- 9.17.1: All plantings intended for shading will be indigenous and drought resistant – well technically all plants are indigenous, just maybe not that area. Now as for the drought resistant – if you actually plant a native species to that area, it should thrive in that area without needing any additional water not normally supplied by Mother Nature.
- 9.17.2: Size; No planting will be chosen that will grow to a height that would cause damage to the house if it or any part of it fell on the house – talk about short sighted & clueless, you have just relegated many trees to be planted 150 to300 feet away from the house giving one no shading or energy reduction potential at all. The biggest issue is making sure the canopy of the tree does not grow up against the house, or allow for large branches to grow over the roof (and if so they should be trimmed back). Amazingly you don’t talk about the biggest issue & that is bushes growing right up against the house which not only is a safety concern, but a huge maintenance, pest & water issues.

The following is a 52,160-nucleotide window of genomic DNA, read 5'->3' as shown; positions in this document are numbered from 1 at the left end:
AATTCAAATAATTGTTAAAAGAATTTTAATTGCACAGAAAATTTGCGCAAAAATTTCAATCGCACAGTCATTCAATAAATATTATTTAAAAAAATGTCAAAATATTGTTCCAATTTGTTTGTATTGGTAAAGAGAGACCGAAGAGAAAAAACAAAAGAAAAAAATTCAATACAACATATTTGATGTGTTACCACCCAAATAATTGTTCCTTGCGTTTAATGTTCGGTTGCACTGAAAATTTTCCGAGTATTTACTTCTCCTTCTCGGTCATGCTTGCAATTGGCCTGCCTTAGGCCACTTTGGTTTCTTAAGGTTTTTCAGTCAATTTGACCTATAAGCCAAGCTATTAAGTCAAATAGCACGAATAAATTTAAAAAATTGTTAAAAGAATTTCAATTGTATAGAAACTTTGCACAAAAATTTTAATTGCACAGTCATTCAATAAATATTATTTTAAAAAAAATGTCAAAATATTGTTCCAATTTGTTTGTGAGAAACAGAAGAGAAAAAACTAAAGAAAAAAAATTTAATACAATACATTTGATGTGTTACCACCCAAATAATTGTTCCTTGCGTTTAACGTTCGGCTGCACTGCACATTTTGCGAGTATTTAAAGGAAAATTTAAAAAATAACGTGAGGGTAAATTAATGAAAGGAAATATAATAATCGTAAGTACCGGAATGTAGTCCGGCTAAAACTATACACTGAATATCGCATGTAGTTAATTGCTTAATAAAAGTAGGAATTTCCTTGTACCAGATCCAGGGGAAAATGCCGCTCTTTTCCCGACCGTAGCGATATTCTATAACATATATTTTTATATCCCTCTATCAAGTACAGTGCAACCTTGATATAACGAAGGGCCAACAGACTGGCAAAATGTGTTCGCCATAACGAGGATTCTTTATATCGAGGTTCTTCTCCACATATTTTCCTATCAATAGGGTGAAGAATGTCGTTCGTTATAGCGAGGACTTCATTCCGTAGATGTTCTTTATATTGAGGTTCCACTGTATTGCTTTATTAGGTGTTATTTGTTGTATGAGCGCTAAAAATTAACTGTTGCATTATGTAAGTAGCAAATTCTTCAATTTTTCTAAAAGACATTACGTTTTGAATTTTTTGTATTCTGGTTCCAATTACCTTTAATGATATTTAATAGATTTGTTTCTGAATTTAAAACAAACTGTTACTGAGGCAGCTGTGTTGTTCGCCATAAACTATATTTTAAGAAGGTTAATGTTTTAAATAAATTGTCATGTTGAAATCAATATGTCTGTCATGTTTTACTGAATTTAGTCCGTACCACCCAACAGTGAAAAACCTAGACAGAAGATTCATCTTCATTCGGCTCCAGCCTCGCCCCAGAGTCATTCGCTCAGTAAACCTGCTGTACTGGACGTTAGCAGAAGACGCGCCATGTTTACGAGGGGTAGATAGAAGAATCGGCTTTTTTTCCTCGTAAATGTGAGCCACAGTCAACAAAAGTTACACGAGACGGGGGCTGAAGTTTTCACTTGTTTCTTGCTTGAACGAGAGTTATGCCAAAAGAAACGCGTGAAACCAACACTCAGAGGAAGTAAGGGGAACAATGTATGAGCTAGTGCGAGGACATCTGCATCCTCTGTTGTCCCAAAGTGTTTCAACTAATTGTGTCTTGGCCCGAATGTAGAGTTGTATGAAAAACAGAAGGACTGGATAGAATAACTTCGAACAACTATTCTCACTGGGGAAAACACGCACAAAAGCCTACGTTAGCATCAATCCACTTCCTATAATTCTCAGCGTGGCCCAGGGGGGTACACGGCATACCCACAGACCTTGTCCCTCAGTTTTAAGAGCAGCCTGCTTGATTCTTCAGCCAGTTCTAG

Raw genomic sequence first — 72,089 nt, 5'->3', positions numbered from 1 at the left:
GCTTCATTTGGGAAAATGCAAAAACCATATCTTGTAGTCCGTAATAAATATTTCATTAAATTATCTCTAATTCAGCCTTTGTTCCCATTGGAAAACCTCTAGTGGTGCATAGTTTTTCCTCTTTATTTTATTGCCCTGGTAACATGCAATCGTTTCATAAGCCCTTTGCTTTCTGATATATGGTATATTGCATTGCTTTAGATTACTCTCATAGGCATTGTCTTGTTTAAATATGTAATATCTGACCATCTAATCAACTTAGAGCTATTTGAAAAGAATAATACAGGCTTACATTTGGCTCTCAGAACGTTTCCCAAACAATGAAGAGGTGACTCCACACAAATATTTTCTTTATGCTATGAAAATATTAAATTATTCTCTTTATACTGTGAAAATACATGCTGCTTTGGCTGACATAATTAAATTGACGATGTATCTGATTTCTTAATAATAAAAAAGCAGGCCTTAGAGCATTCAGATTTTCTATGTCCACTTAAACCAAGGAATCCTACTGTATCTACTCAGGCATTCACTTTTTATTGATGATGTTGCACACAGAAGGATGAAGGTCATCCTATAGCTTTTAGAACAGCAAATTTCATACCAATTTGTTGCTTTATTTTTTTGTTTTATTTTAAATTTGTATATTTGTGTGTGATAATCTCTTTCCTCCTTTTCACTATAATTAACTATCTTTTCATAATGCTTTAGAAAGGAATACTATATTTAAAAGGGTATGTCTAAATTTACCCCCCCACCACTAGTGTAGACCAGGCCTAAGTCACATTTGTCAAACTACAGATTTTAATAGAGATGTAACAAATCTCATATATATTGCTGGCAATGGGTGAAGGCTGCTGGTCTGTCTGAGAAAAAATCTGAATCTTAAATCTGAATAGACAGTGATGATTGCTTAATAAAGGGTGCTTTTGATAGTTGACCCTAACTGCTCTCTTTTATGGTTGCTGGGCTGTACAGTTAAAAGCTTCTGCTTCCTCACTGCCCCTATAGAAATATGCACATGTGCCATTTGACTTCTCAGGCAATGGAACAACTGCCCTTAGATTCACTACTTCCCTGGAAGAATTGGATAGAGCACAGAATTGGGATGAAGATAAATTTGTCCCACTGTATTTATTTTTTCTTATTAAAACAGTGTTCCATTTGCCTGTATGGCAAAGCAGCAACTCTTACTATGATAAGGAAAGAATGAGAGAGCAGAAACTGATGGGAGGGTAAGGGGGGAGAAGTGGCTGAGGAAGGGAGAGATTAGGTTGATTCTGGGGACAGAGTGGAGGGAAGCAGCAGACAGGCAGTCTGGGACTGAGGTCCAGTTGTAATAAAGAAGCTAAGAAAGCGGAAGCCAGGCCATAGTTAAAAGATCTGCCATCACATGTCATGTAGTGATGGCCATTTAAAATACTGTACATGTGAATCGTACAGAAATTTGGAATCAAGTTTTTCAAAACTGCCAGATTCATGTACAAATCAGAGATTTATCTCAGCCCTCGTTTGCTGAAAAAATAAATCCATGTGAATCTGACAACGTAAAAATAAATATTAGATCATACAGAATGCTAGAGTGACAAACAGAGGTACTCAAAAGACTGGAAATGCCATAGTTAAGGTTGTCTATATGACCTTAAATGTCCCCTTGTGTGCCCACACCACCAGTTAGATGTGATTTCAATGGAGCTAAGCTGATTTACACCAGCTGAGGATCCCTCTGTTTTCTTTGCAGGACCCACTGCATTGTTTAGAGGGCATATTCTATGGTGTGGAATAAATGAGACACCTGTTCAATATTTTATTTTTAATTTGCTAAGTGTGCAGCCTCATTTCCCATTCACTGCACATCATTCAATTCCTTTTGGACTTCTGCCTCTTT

The rest of the document, final thoughts, maybe a workable idea:
There is still an additional 147 pages which includes 10 pages of glossary terms & followed up by parts & pieces of numerous ASTM, ASHRAE, SMACNA, NFPA, and many other “standards” (some of which are quoted 3 times or more). At 11,000 plus words in just this series of articles, I am still left wondering if they truly know what they want or are trying to achieve. I believe that they could easily get this down to an easy 30 or 40 pages if they quite trying to create a new codebook & created an actual set of guidelines.
This leads me to the biggest issue I see & I have no tolerance for; which is the complete disregard of the current codes (even some of the older ones) which have not only considered many of these standards listed, but actually clarify them better than this document. While I can hear many saying, but there are so many – who cares, choose the most applicable one (2009) and add in any changes you feel need to be there for the guidelines. If someone is still using 2003 – oh well, this program requires… (and seeing it’s only “voluntary”) you can either choose to participate, or not.